Our leaders lack courage in this refugee crisis. We are shamed by our European neighbours

Humanity must be at the heart of politics, says Jeremy Corbyn
Joe Biden's 'tease tour': Could the US Vice-President be testing the water for a presidential run?

Joe Biden's 'tease tour'

Could the US Vice-President be testing the water for a presidential run?
Britain's 24-hour culture: With the 'leisured society' a distant dream we're working longer and less regular hours than ever

Britain's 24-hour culture

With the 'leisured society' a distant dream we're working longer and less regular hours than ever
Diplomacy board game: Treachery is the way to win - which makes it just like the real thing

The addictive nature of Diplomacy

Bullying, betrayal, aggression – it may be just a board game, but the family that plays Diplomacy may never look at each other in the same way again
Lady Chatterley's Lover: Racy underwear for fans of DH Lawrence's equally racy tome

Fashion: Ooh, Lady Chatterley!

Take inspiration from DH Lawrence's racy tome with equally racy underwear
8 best children's clocks

Tick-tock: 8 best children's clocks

Whether you’re teaching them to tell the time or putting the finishing touches to a nursery, there’s a ticker for that
Charlie Austin: Queens Park Rangers striker says ‘If the move is not right, I’m not going’

Charlie Austin: ‘If the move is not right, I’m not going’

After hitting 18 goals in the Premier League last season, the QPR striker was the great non-deal of transfer deadline day. But he says he'd preferred another shot at promotion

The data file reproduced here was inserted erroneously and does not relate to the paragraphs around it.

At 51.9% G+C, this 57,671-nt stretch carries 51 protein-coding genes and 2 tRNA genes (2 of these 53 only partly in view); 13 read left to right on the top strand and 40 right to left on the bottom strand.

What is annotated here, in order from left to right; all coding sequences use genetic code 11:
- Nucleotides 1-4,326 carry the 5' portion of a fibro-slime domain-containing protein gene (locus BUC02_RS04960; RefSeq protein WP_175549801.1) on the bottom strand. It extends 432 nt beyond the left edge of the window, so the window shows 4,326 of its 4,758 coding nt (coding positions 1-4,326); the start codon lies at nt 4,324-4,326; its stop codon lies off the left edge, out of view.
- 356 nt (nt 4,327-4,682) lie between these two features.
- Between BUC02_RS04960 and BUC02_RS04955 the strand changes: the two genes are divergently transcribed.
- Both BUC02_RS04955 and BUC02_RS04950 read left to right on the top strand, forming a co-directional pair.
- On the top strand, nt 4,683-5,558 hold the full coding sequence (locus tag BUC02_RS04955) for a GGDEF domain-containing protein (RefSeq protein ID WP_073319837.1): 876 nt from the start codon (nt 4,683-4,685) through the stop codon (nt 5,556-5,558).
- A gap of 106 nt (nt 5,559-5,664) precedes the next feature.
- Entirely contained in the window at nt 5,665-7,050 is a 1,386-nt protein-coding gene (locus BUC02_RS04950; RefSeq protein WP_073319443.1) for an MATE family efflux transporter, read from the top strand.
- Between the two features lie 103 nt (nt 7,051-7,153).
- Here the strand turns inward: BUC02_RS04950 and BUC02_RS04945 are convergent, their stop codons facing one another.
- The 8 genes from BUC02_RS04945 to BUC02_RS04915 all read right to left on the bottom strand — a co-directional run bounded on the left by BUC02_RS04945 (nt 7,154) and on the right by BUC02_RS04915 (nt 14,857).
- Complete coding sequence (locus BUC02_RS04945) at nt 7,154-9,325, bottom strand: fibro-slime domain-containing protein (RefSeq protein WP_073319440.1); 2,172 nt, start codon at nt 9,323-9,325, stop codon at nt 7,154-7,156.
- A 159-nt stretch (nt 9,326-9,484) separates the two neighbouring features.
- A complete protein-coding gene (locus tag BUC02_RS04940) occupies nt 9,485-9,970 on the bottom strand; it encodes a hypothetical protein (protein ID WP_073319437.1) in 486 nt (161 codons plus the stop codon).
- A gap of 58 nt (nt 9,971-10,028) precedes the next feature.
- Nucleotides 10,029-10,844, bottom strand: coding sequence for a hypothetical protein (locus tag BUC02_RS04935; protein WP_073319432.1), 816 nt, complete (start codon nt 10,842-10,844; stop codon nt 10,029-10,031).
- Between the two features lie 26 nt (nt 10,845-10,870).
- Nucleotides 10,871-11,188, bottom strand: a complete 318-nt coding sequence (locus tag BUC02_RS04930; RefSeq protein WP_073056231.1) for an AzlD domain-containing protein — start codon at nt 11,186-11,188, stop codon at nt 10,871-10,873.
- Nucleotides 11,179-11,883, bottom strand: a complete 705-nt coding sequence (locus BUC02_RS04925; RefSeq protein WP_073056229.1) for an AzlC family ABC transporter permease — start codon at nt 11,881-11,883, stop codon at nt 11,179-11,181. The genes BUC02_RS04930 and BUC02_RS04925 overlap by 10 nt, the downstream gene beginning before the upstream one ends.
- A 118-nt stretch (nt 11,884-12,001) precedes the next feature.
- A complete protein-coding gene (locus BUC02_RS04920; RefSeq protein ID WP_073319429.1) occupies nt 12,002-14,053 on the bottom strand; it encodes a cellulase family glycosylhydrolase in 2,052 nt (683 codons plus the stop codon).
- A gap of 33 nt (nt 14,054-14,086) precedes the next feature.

Isis profits from destruction of antiquities by selling relics to dealers - and then blowing up the buildings they come from to conceal the evidence of looting

How Isis profits from destruction of antiquities

Robert Fisk on the terrorist group's manipulation of the market to increase the price of artefacts
Labour leadership: Andy Burnham urges Jeremy Corbyn voters to think again in last-minute plea

'If we lose touch we’ll end up with two decades of the Tories'

In an exclusive interview, Andy Burnham urges Jeremy Corbyn voters to think again in last-minute plea
Tunisia fears its Arab Spring could be reversed as the new regime becomes as intolerant of dissent as its predecessor

The Arab Spring reversed

Tunisian protesters fear that a new law will whitewash corrupt businessmen and officials, but they are finding that the new regime is becoming as intolerant of dissent as its predecessor
King Arthur: Legendary figure was real and lived most of his life in Strathclyde, academic claims

Academic claims King Arthur was real - and reveals where he lived

Dr Andrew Breeze says the legendary figure did exist – but was a general, not a king
Who is Oliver Bonas and how has he captured middle-class hearts?

Who is Oliver Bonas?

It's the first high-street store to pay its staff the living wage, and it saw out the recession in style
Earth has 'lost more than half its trees' since humans first started cutting them down

Axe-wielding Man fells half the world’s trees – leaving us just 422 each

However, the number of trees may be eight times higher than previously thought
60 years of Scalextric: Model cars are now stuffed with as much tech as real ones

60 years of Scalextric

Model cars are now stuffed with as much tech as real ones